On a summer’s night, in Florence
Ponte Vecchio view, after the Germans left Florence in 1944
Veduta dei danni inferti dai tedeschi prima della ritirata da Firenze.
Fa caldissimo a Firenze!
Completely charmed, all over again
Just rewatched this charming Zeffirelli film. Delightful.
A closer look: Orsanmichele
Keeping up appearances: Orsanmichele
It isn’t easy keeping a nearly 700 year old structure looking fresh. But, Florence does an amazing job. This week, Orsanmichele was getting a sprucing up.
Back to work at the Boboli Gardens
The volunteer group of gardeners, of which I am privileged to be a member, at the Boboli Gardens has finally returned to work after suspension for Covid-19. I joined the first session last week and was immediately thrown back into the unbelievable beauty of this time and place. Here are just a few photos which, I hope, capture the moment.
Wolves in Florence
Artist Liu Ruowang has a new installation in Florence, as seen below in the Piazza del Palazzo Pitti.
These metal wolves are meant “to protect” both Piazza Pitti and Santissima Annunziata. The monumental installation, named “The wolves on the way,” is possible thanks to the collaboration between the Municipality of Florence and the Uffizi Galleries and will be on view from 13 July and until 2 November. The work reflects on the excesses of progress in contemporary society, and are on view in Florence, symbol of the Renaissance, in dialogue with two masterpieces of urban architecture, Palazzo Pitti and the Spedale degli Innocenti.
Liu Ruowang’s wants you to reflect on man’s predatory attitude towards nature. The threatening pack of wolves composed of a hundred iron castings, each weighing 280 kg, which seems to attack an unseen warrior. It is an allegory of nature’s response to the ravages and predatory behavior of man towards the environment. And it is, at the same time, a reflection on the values of civilization, on the great uncertainty in which we live today – made even more evident by the dramatic effects of covid-19 – and on the actual risks of an irreversible annihilation of the environment.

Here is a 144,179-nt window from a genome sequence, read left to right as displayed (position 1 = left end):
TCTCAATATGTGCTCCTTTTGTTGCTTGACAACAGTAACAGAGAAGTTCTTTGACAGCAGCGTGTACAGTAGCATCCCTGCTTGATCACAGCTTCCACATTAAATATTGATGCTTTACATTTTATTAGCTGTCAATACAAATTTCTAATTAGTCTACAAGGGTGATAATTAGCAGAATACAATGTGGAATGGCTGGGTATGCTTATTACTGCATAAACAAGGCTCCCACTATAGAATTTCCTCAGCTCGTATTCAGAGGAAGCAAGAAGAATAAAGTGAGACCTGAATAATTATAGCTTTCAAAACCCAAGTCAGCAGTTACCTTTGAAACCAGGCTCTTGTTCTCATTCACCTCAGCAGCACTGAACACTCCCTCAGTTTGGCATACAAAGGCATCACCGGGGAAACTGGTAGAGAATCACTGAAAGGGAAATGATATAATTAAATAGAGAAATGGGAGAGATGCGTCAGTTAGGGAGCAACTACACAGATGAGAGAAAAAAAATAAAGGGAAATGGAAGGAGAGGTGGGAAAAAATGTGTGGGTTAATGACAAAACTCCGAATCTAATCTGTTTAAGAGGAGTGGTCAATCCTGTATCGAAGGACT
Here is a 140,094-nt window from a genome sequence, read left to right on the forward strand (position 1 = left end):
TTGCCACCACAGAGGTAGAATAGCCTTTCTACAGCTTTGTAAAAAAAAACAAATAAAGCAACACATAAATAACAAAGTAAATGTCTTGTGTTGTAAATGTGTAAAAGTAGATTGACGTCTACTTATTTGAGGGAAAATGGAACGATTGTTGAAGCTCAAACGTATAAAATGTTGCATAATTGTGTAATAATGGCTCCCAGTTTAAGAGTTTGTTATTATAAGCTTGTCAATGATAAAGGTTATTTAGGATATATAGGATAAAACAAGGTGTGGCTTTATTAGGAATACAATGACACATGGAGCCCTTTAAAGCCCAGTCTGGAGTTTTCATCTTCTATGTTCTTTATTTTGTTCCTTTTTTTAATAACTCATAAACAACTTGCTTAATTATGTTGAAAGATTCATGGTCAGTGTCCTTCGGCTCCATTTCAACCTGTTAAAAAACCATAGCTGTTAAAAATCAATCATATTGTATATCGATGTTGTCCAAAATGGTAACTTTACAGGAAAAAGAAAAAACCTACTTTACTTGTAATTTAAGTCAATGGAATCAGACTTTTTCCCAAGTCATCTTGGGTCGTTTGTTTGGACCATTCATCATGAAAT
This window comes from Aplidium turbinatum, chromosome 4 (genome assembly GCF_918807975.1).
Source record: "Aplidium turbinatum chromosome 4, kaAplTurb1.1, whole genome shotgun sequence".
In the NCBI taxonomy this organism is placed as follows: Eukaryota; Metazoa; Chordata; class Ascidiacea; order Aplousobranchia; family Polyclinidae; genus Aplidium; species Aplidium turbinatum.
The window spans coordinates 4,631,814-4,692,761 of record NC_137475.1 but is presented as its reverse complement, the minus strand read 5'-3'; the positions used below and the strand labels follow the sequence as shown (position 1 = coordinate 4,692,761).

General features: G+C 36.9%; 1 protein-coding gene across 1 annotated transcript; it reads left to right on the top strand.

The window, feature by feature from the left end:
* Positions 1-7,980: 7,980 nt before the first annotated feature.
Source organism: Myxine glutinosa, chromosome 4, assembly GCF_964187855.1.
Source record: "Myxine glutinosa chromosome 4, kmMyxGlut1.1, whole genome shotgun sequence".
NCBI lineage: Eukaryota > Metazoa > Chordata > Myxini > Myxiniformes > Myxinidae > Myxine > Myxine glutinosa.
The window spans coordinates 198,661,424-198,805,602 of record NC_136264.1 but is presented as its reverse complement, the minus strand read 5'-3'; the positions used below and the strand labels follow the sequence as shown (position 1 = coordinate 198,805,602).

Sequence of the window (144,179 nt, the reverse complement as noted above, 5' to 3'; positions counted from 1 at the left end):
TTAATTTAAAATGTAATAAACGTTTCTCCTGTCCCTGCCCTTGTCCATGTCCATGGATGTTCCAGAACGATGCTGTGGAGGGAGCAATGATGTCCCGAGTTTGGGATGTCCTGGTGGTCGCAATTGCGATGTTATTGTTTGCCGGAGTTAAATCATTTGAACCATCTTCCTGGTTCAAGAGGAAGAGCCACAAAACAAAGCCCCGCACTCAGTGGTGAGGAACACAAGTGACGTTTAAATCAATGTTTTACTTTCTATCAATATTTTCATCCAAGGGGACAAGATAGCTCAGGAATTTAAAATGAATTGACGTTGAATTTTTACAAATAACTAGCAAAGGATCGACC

Organized thanks to Matteo Lorenzelli, owner of the Milanese Lorenzelli Arte gallery, the exhibition aims to establish a physical, intellectual and even playful link with citizenship, stimulating curiosity and participation, so as to bring a wider audience than those who usually attend exhibitions and museums.
The project was conceived on the occasion of the celebrations of 50 years of diplomatic relations between the Italian Republic and the People’s Republic of China – the latter represented by Consul General Weng Wengang – and made possible by the collaboration between Eike Schmidt, Director of the Uffizi Galleries and Tommaso Sacchi, Councilor for Culture of the Municipality of Florence, who have made available two of the most symbolic spaces in Florence. Incoming Wolves interact freely with the city’s architecture, with its inhabitants or with those who are just passing through, thus responding to a specific intention of the author, who claims that “to teach love and respect for art to new generations , the best method is to bring art into everyday life, making museums increasingly accessible and beyond. My sculptures, for example, are placed in the squares: thus art also creates a link with public spaces.
It is important to build a culture of the common good .” Before arriving in Florence, Liu Ruowang’s wolves had “invaded” Naples, where they had been positioned in Piazza del Municipio. The installation in the Tuscan capital marks an ideal relationship between the mayors Luigi De Magistris and Dario Nardella, who have shown that they believe in the powerful message of the great work of the Chinese artist.
The director of the Uffizi Galleries Eike Schmidt says: “In Piazza Pitti, the pack of wolves that is about to enter the palace through the central door immediately reminds us of the dark counterattack of nature in the classic ‘The birds’ by Alfred Hitchcock, but calls to our mind also the recent experience of many wild species that returned to our city during the recent lockdown.
It is the metaphor of the relationship between man and nature. With the presence of Liu Ruowang’s wolves in our squares – elegant wolves, with a chiseled crown as in the ancient Chinese bronzes – we will have many months to think about how to contribute to respecting the balance of the planet. ”
Liu Ruowang (1977) is one of the major contemporary Chinese artists. Sculptor and painter, his is an original path placed in the wake of the Chinese tradition, and which amalgamates transversal elements with peculiar aspects of his tradition. Starting from the consideration that the history of man is also the history of his relationship with nature, the Chinese artist draws, on the one hand, from the culture of his country and on the other to the western one, and through references to globalization, represents the multiplication of the various real and virtual identities. The philosophical dimension of Liu Ruowang is also a real denunciation of the risks caused by the loss of human values, mortified by the oppressive system of contemporary life, theater of pain and violence.
“The upcoming Lupi installation is the result of the production of the last decade which must be considered fully the artistic maturity of Liu Ruowang. Behind the monumentality of the installation, moreover, there is an aspect dear to the East as to the West, the central pivot of all Liu Ruowang’s production, namely the ability to polarize the environment and space through a simple and sublime, which adapts the epic tones of the myth to today’s civilization, dominated by scientific and technological progress, increasingly in conflict with the natural order. ”
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